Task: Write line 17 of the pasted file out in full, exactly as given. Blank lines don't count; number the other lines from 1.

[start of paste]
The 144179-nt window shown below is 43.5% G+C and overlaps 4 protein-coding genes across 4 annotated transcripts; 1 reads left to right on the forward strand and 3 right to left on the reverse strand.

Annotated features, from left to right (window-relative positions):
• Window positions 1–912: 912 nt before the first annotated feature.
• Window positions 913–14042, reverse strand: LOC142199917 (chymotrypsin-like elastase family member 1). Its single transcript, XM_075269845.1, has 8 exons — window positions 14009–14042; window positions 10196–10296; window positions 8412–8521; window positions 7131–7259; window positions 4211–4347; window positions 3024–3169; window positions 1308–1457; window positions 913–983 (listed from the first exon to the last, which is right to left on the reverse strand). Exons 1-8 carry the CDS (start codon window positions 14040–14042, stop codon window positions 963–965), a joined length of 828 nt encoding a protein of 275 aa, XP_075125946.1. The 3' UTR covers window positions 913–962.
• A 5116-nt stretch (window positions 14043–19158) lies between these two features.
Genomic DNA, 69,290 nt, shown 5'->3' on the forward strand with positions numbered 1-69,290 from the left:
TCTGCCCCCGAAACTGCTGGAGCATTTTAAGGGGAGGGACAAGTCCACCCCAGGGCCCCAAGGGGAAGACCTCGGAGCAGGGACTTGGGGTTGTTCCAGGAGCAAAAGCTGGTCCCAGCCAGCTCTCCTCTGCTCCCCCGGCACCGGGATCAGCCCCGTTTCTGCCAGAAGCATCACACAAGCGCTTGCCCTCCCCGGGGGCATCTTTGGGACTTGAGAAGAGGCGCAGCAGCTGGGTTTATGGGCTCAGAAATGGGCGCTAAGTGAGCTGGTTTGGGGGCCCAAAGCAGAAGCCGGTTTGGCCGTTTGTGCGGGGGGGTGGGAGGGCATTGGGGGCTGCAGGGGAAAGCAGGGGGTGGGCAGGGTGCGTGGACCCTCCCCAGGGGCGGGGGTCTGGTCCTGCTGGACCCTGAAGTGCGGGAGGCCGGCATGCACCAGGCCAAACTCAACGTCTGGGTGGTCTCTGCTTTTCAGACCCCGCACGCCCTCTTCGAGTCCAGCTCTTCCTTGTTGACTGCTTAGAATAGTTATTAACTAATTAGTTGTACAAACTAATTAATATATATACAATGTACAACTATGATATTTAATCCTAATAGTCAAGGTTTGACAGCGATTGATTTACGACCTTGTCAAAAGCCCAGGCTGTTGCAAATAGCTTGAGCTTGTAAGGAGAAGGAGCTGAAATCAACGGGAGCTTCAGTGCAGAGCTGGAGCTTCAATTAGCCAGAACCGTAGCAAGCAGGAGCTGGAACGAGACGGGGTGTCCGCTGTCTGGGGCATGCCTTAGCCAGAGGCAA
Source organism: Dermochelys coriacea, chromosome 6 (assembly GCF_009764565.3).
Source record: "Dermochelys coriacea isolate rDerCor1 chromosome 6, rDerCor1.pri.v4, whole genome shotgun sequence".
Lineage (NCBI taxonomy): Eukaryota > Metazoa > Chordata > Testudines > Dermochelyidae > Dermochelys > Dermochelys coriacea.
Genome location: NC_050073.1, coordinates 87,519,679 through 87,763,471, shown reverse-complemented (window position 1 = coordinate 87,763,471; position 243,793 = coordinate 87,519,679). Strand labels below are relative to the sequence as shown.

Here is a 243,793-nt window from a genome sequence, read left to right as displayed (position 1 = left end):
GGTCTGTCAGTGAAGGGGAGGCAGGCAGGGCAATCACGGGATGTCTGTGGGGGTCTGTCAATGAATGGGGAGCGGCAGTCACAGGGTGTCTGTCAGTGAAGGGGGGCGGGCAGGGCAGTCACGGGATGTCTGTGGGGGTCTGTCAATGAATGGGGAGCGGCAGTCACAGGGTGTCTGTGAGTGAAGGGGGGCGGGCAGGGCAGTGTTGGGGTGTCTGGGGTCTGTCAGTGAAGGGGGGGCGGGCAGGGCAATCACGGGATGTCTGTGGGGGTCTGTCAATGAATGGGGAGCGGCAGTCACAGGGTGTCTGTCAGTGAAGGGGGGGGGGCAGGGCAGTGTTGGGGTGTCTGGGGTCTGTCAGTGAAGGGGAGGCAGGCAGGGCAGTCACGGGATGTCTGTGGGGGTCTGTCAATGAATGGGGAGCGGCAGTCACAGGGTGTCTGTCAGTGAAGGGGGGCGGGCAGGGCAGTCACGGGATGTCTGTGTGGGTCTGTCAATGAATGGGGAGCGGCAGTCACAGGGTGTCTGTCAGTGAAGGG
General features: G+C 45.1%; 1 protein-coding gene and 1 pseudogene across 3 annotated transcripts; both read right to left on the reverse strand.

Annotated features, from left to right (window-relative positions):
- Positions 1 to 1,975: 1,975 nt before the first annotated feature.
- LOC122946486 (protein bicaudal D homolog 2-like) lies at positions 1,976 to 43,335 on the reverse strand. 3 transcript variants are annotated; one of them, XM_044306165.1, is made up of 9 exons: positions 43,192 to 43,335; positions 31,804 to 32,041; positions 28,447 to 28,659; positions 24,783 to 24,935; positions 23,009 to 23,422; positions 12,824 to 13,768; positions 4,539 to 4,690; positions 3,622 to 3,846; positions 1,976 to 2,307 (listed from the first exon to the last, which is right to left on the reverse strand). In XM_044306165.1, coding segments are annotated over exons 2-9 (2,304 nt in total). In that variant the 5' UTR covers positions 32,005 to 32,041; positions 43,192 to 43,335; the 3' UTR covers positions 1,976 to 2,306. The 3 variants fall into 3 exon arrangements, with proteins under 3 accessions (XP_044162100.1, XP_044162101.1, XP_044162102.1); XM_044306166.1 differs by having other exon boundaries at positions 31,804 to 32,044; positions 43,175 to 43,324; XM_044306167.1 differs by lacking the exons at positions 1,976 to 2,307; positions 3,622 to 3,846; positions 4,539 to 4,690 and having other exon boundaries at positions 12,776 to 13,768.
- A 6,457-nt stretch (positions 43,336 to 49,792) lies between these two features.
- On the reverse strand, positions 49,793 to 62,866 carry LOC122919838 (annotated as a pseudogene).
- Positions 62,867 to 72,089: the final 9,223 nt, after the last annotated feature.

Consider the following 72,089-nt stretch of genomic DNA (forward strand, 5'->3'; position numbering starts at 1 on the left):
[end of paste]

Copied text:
- LOC122946486 (protein bicaudal D homolog 2-like) lies at positions 1,976 to 43,335 on the reverse strand. 3 transcript variants are annotated; one of them, XM_044306165.1, is made up of 9 exons: positions 43,192 to 43,335; positions 31,804 to 32,041; positions 28,447 to 28,659; positions 24,783 to 24,935; positions 23,009 to 23,422; positions 12,824 to 13,768; positions 4,539 to 4,690; positions 3,622 to 3,846; positions 1,976 to 2,307 (listed from the first exon to the last, which is right to left on the reverse strand). In XM_044306165.1, coding segments are annotated over exons 2-9 (2,304 nt in total). In that variant the 5' UTR covers positions 32,005 to 32,041; positions 43,192 to 43,335; the 3' UTR covers positions 1,976 to 2,306. The 3 variants fall into 3 exon arrangements, with proteins under 3 accessions (XP_044162100.1, XP_044162101.1, XP_044162102.1); XM_044306166.1 differs by having other exon boundaries at positions 31,804 to 32,044; positions 43,175 to 43,324; XM_044306167.1 differs by lacking the exons at positions 1,976 to 2,307; positions 3,622 to 3,846; positions 4,539 to 4,690 and having other exon boundaries at positions 12,776 to 13,768.